A series of emails have been sent to NewsOne purportedly from friends and acquaintances of the motorist in Georgia who saw a hit and run car accident that ended with a driver being shot dead Tuesday evening. Hannah Payne, 21, reportedly saw the collision that police in Clayton County described as a minor fender bender before she followed Kenneth Herring, 62, for a mile, blocked his car with hers, approached him and killed him with her gun. That was after she called 911, which police said typically advise callers against approaching people they’re calling about.
Payne is white and Herring is Black.
Her arrest and subsequent charge of one count of murder without malice resulted in social media users, in particular, claiming the killing was racist in nature. Considering the egregious nature of the charges and the current racial climate in the U.S., tweets that suspected racism were all but obligatory.
However, emails have been sent to this writer claiming that Payne was the farthest thing from racist and accusing NewsOne of falsely reporting that she was racist. (NewsOne never reported she was racist.)
One email said that the mere suggestion Payne could be behind a racist shooting of a Black man was ludicrous in part because her Facebook page showed she had many Black friends. However, a search for Payne’s Facebook turned up empty and a request by NewsOne to interview the people who sent the emails was denied. Because of that, the emails sent to NewsOne have been paraphrased and not quoted.
Another lengthier email said the comparisons NewsOne made between Payne and George Zimmerman were misguided. Zimmerman was the volunteer neighborhood watchman in Florida who followed and killed Trayvon Martin in 2012 even after a 911 operator told him not to approach the unarmed Black teen. He was eventually acquitted of murder under Florida’s controversial Stand Your Ground law. Georgia also has a Stand Your Ground law, though it was unclear if Payne planned to use that for her defense.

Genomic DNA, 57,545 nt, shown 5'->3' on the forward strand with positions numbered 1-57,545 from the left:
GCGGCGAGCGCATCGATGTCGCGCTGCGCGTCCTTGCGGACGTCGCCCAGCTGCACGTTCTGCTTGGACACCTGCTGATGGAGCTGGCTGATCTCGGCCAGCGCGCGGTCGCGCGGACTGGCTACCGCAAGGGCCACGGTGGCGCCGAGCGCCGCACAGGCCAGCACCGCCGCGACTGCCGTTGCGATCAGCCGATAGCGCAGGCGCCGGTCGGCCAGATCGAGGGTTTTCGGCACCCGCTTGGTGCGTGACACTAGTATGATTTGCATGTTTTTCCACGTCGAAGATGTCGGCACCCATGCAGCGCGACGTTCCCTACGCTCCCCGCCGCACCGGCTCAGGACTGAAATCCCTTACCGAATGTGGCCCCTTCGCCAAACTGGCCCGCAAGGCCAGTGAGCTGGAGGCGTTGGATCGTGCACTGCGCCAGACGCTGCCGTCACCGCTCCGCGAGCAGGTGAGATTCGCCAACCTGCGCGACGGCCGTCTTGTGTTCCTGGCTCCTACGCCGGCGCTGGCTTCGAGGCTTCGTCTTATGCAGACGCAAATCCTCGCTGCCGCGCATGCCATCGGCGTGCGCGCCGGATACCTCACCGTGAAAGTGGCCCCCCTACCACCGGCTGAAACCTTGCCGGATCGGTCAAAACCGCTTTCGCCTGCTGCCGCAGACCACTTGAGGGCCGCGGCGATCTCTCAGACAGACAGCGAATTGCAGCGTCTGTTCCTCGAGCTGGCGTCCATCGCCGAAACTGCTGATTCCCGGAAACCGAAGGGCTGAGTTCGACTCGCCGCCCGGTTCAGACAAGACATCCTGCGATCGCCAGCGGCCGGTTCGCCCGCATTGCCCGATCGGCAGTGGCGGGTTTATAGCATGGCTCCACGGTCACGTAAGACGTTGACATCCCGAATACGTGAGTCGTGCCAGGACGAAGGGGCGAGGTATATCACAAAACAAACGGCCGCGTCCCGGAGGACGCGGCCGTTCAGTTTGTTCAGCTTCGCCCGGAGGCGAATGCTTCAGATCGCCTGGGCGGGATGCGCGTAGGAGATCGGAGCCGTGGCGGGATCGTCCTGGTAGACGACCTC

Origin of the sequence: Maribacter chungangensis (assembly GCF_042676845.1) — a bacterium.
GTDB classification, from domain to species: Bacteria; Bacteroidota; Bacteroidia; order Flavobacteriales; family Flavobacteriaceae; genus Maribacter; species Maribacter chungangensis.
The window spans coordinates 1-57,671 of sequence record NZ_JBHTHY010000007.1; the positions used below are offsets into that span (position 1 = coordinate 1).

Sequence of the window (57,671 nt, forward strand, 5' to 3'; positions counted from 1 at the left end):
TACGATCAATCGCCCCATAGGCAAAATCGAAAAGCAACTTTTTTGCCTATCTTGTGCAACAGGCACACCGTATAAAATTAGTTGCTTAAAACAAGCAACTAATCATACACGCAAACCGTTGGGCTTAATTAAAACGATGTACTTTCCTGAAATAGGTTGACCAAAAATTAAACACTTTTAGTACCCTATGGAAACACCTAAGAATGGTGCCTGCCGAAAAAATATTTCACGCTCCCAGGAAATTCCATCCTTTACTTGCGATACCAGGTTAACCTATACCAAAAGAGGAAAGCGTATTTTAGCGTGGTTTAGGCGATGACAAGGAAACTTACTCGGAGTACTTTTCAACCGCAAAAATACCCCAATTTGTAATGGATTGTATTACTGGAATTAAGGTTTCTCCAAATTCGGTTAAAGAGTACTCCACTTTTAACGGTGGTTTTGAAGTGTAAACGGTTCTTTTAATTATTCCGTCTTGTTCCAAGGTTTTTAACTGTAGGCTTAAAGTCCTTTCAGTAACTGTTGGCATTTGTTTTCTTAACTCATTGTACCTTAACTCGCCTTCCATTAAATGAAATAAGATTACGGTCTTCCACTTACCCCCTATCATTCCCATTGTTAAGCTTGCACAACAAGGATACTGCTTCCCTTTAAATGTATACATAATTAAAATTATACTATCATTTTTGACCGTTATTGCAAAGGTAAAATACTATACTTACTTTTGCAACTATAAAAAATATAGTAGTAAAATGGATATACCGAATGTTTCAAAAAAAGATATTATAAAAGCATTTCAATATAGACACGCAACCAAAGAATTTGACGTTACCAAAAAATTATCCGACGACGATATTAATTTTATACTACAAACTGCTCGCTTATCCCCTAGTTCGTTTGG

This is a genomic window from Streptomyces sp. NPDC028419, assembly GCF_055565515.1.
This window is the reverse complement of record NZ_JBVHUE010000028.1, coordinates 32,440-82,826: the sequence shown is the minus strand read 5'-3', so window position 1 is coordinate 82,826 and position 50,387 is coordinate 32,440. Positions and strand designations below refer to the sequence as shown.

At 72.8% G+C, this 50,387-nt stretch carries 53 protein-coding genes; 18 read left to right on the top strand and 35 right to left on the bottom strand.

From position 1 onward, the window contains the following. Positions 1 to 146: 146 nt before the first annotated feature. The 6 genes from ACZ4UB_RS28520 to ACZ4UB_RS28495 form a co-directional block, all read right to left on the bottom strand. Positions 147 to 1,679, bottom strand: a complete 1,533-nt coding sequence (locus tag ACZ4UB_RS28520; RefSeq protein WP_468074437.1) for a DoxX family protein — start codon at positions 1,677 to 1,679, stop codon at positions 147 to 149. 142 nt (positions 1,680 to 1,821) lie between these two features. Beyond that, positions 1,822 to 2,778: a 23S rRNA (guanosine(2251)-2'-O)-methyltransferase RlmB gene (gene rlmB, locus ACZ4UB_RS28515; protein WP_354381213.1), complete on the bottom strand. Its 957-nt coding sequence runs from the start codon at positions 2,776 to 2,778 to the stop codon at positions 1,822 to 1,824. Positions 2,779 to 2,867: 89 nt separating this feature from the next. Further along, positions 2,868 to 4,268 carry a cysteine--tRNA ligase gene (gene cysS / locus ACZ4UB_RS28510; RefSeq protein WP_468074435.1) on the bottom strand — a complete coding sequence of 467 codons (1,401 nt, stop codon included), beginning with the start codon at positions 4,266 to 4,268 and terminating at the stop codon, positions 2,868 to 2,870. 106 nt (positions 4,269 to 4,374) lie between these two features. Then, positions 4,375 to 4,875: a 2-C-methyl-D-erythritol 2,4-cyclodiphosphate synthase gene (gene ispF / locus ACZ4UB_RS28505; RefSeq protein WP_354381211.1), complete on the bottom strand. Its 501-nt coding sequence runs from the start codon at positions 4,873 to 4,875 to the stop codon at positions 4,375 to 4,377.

The email went on to add that Payne has always been romantically attracted to Black males, using that as a primary reason why the shooting could not have possibly been racially motivated.
Another email said Payne lived in a neighborhood where people of all races live together. It was unclear where Payne called home, but the latest Census data for Clayton County showed that more than 71 percent of its residents were listed as being Black.
One email blamed Herring, a senior citizen who may or may not have even realized he had hit another car, for driving for a mile after the collision despite there being no reports that he sped away. If Herring did speed away, that would presumably mean that Payne had to drive faster (read: speed) than he was driving just to catch up with him before she used her car to block him in. Insurance companies have long advised drivers who witness a hit and run to document the license plate number of the offending driver and report it to authorities. For instance, State Farm said on its website that drivers involved in and witnesses of a hit and run should not “follow the fleeing driver. Leaving the scene of the accident could put you in a compromising position: You’ll miss getting eyewitness accounts — and police could question who’s really at fault.”